Three-gaited breeds are among the most popular horses in the United States: the Tennessee Walking Horse and the American Saddlebred. Other, lesser-known gaited breeds are found in the United States, each with its own fascinating history and characteristics. Although the breeds highlighted in the following sections aren’t as common as the ones that made it to the top ten, they are nonetheless available in many parts of the country.
The Icelandic Horse is known for having either four or five gaits. In addition to the walk, trot, and gallop, all Icelandic Horses possess a gait called the tolt, which is similar to the Tennessee Walker’s running walk. Some Icelandics also have a gait called the flying pace, where the legs on each side of the horse move in unison.
The Icelandic looks somewhat like a pony and measures only 12.3 to 14 hands in height. However, despite its small size, the Icelandic is considered a horse breed and not a pony breed. Full-grown men can easily ride this rugged little animal. These horses are ridden for pleasure and are good in the show ring.
Missouri Fox Trotters are handsome horses, measuring between 14 and 16 hands. They have easygoing personalities and generally are considered a good horse for beginners to ride and to show.
As a result of its Saddlebred heritage, the National Show Horse is trained in two other gaits besides the walk, trot, and gallop. National Show Horses are capable of performing the slow gait and the rack, both four-beat gaits that are comfortable to ride.
National Show Horses are on the taller side, standing 15 to 16 hands in height. They come in a variety of horse colors, and tend to be spirited. Their primary use is in the show ring (hence the name), where they can show off their high-stepping gaits.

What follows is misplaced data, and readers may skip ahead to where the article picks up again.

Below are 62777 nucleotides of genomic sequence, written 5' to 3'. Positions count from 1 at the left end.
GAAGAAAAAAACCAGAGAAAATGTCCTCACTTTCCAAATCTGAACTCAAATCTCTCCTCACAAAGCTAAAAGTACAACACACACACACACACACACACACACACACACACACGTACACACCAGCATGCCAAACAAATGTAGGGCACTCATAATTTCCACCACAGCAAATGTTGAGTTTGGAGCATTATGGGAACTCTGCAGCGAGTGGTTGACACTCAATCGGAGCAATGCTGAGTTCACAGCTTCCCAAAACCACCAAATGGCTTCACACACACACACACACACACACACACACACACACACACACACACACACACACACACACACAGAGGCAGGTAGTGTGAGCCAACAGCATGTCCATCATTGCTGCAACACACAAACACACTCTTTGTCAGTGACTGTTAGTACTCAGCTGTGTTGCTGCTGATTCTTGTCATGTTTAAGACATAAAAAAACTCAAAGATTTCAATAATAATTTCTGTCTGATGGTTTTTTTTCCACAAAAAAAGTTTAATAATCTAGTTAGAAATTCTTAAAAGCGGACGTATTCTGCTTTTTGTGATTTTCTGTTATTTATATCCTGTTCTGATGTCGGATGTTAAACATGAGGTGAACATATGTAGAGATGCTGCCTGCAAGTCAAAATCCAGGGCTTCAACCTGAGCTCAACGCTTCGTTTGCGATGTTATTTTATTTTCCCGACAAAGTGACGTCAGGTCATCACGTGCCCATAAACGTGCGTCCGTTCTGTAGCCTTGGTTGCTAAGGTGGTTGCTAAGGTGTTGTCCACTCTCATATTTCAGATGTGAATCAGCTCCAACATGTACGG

The Paso Fino gaits include the paso fino, paso corto, and the paso largo. Each gait varies in speed and is a four-beat lateral gait (each foot hits the ground separately, and the legs on each side move in unison) that is extremely comfortable to ride, and covers considerable ground. Some Paso Finos can also canter.
Paso Finos typically measure around 14 to 15 hands in height and have a pleasing and distinctive conformation. Paso Finos possess a personality trait known as brio, which means controlled spirit. Horses with brio are full of energy but are completely under the rider’s control. Superb on the trail, Paso Finos also are shown extensively in their special gaits.
Peruvians possess three gaits: the paso llano, the sobreandando, and the huachano. Each of these gaits is a four-beat lateral gait and is designed to be comfortable while covering considerable ground. Peruvian horses that are in top condition can maintain these gaits for hours on end.
Peruvians are on the small to medium side, measuring 14.1 to 15.1 hands in height. They have well-muscled necks and long, thick manes and tails. They make excellent trail horses, and are shown under saddle in their natural gaits. You can see a Peruvian horse in the color section.
What makes the Racking Horse so special is that it is a gaited breed, able to perform a four-beat racking gait, in addition to a walk and a canter.
Racking Horses have graceful builds, with long, sloping necks. Their legs are smooth and their hair finely textured. The typical Racking Horse averages around 15.2 hands, and comes in a number of colors including sorrel, chestnut, black, roan, white, bay, brown, gray, yellow, dun, and palomino. You may also see a pinto coloration, known within the breed as spotted. These horses are willing to work and eager to please their handlers.
Riders exhibit Racking Horses in saddle-seat and driving classes that are meant to show off their racking gait, but they also show less flashy individuals in more traditional pleasure classes. Racking horses make good trail horses and are popular for simple pleasure riding.